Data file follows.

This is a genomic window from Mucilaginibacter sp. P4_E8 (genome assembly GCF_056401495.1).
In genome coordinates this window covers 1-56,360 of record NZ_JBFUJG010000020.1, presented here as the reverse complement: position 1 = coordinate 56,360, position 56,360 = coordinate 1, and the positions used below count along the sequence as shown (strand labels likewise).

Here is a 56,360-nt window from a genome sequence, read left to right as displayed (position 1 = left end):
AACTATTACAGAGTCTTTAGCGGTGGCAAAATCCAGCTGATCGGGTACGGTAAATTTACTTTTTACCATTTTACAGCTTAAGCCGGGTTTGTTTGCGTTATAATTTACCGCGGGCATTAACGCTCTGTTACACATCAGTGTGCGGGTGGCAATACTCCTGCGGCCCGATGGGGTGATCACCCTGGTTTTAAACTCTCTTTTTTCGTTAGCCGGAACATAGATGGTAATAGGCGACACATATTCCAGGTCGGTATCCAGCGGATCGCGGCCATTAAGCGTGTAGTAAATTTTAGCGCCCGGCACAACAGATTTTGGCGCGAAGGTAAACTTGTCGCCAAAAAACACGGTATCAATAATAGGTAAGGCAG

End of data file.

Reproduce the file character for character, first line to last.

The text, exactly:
This is a genomic window from Mucilaginibacter sp. P4_E8 (genome assembly GCF_056401495.1).
In genome coordinates this window covers 1-56,360 of record NZ_JBFUJG010000020.1, presented here as the reverse complement: position 1 = coordinate 56,360, position 56,360 = coordinate 1, and the positions used below count along the sequence as shown (strand labels likewise).

Here is a 56,360-nt window from a genome sequence, read left to right as displayed (position 1 = left end):
AACTATTACAGAGTCTTTAGCGGTGGCAAAATCCAGCTGATCGGGTACGGTAAATTTACTTTTTACCATTTTACAGCTTAAGCCGGGTTTGTTTGCGTTATAATTTACCGCGGGCATTAACGCTCTGTTACACATCAGTGTGCGGGTGGCAATACTCCTGCGGCCCGATGGGGTGATCACCCTGGTTTTAAACTCTCTTTTTTCGTTAGCCGGAACATAGATGGTAATAGGCGACACATATTCCAGGTCGGTATCCAGCGGATCGCGGCCATTAAGCGTGTAGTAAATTTTAGCGCCCGGCACAACAGATTTTGGCGCGAAGGTAAACTTGTCGCCAAAAAACACGGTATCAATAATAGGTAAGGCAG